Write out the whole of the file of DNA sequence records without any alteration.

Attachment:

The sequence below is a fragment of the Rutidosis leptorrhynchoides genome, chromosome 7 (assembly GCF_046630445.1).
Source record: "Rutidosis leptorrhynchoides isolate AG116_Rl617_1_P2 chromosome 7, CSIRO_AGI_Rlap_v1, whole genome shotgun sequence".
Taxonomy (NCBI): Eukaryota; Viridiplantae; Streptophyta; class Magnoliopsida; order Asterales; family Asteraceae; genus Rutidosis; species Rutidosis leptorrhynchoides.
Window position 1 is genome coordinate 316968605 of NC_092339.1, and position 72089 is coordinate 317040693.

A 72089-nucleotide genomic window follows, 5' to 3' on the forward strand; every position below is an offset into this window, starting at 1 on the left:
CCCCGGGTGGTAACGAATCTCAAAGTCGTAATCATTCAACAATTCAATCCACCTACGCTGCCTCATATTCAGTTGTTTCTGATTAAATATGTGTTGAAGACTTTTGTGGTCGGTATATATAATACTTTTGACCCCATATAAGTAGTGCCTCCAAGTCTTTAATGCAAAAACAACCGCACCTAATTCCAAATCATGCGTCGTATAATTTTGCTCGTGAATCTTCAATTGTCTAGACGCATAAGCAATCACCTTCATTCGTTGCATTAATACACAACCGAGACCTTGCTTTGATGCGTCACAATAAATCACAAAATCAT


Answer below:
The sequence below is a fragment of the Rutidosis leptorrhynchoides genome, chromosome 7 (assembly GCF_046630445.1).
Source record: "Rutidosis leptorrhynchoides isolate AG116_Rl617_1_P2 chromosome 7, CSIRO_AGI_Rlap_v1, whole genome shotgun sequence".
Taxonomy (NCBI): Eukaryota; Viridiplantae; Streptophyta; class Magnoliopsida; order Asterales; family Asteraceae; genus Rutidosis; species Rutidosis leptorrhynchoides.
Window position 1 is genome coordinate 316968605 of NC_092339.1, and position 72089 is coordinate 317040693.

A 72089-nucleotide genomic window follows, 5' to 3' on the forward strand; every position below is an offset into this window, starting at 1 on the left:
CCCCGGGTGGTAACGAATCTCAAAGTCGTAATCATTCAACAATTCAATCCACCTACGCTGCCTCATATTCAGTTGTTTCTGATTAAATATGTGTTGAAGACTTTTGTGGTCGGTATATATAATACTTTTGACCCCATATAAGTAGTGCCTCCAAGTCTTTAATGCAAAAACAACCGCACCTAATTCCAAATCATGCGTCGTATAATTTTGCTCGTGAATCTTCAATTGTCTAGACGCATAAGCAATCACCTTCATTCGTTGCATTAATACACAACCGAGACCTTGCTTTGATGCGTCACAATAAATCACAAAATCAT